As we get closer to the general election race, the Republican Party is descending into ever deeper confusion over its rhetorical codes and when and how to use them.
This is more than just an awkward pivot from pitching to the base to focusing on the general electorate. It’s a direct result of decades of Republicans fashioning their language to obscure what they really mean—like asserting that “cutting taxes will raise revenues” when the real idea is to shift the tax burden from the rich to the poor. The GOP is so distracted by its multiplicity of phony attack lines that it’s begun to confuse itself.
We’ve all seen how, during the primary debates, the Republican candidates were forced to acquiesce to the notion that, say, booing a soldier on duty in Iraq or shouting down the Golden Rule are, respectively, the patriotic and Christian things to do. But when Perry and Gingrich started attacking Romney from the left as a job-destroying vulture capitalist, they started to seriously step on their own neckties.
And the reason they did is pretty simple: Reactionary movements demand a certain ability to flip meaning around in their members’ minds in order to argue with opponents who, like Obama, are (only too) willing to compromise. However, this technique has come to so dominate the GOP policy discussion that it’s become a universal reflex. Rick and Newt were simply extending the manufacture of false outrage to Mitt, their opponent du jour; tripping over their own laissez-faire principles along the way was secondary to going on the attack.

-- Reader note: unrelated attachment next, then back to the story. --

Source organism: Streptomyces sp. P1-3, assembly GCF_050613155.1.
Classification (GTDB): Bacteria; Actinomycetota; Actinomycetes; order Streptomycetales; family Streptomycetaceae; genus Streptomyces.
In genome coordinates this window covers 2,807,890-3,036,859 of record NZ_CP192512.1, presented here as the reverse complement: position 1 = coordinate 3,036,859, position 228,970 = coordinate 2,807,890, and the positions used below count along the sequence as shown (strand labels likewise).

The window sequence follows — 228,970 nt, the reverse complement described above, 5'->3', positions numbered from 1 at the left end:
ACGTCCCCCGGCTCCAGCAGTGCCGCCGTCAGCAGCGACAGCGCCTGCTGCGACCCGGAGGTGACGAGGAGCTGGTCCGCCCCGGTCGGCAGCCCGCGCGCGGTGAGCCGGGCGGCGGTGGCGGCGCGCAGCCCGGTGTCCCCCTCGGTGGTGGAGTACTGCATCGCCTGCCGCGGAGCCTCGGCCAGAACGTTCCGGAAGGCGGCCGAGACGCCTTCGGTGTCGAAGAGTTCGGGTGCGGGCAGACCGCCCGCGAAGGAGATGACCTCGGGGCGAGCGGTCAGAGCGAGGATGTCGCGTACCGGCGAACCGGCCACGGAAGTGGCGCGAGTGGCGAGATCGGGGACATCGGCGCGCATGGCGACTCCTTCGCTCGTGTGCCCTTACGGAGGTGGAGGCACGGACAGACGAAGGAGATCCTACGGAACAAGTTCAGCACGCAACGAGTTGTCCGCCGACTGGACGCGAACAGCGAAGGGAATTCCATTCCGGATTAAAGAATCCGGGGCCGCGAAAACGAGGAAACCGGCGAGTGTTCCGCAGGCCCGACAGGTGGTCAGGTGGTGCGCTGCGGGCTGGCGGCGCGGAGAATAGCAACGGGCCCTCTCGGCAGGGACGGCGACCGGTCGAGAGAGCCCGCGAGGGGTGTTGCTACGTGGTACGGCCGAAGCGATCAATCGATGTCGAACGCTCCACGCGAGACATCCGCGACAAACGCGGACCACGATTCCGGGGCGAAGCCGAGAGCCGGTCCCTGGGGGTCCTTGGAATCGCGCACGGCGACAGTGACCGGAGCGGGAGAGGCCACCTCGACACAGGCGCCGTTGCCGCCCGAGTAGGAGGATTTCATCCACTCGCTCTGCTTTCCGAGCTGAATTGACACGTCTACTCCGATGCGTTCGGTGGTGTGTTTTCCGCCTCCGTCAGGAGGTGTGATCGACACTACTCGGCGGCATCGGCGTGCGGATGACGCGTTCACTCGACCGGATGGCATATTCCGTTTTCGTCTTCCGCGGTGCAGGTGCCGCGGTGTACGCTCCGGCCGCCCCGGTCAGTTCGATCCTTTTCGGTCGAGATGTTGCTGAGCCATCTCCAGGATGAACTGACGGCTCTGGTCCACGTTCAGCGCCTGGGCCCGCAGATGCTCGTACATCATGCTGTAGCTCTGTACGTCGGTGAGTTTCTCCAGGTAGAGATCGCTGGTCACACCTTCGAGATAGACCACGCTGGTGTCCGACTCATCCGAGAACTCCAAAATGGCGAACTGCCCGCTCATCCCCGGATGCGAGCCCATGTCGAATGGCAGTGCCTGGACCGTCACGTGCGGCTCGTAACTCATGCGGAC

The mechanistic, automatic opposition to Democrats has similarly made most Republicans live in such a perpetual Opposite Day that they’ve lost the thread of their own arguments–and that means they’re losing control of the political narrative. Consider the mixed messages of just the past week:
Romney on Leno
Romney was attacking—no defending—no attacking—Robamneycare:
LENO: So you would make the law stand for children and people with pre-existing conditions?
ROMNEY: People with pre-existing conditions—as long as they’ve been insured before—they’re going to continue to have insurance.
LENO: Suppose they were never insured?
ROMNEY: Well, if they’re 45 years old, and they show up, and they say, ‘I want insurance because I’ve got a heart disease,’ it’s like, ‘Hey guys, we can’t play the game like that.’ You’ve got to get insurance when you’re well, and if you get ill, then you’re going to be covered.
LENO: I know guys at work in the auto industry, and they’re just not covered … They’ve just never been able to get insurance. And then they get to be 30, 35 and were never able to get insurance before. Now they have it. That seems like a good thing.
ROMNEY: We’ll look at a circumstance where someone was ill and hasn’t been insured so far. But people who have had the chance to be insured—if you’re working in an auto business, for instance, the companies carry insurance; they insure all their employees—you look at the circumstances that exist. But people who have done their best to get insured are going to be able to be covered. But you don’t want everyone saying, ‘I’m going to sit back until I get sick and then go buy insurance.’ That doesn’t make sense. But you have to find rules that get people in that are playing by the rules.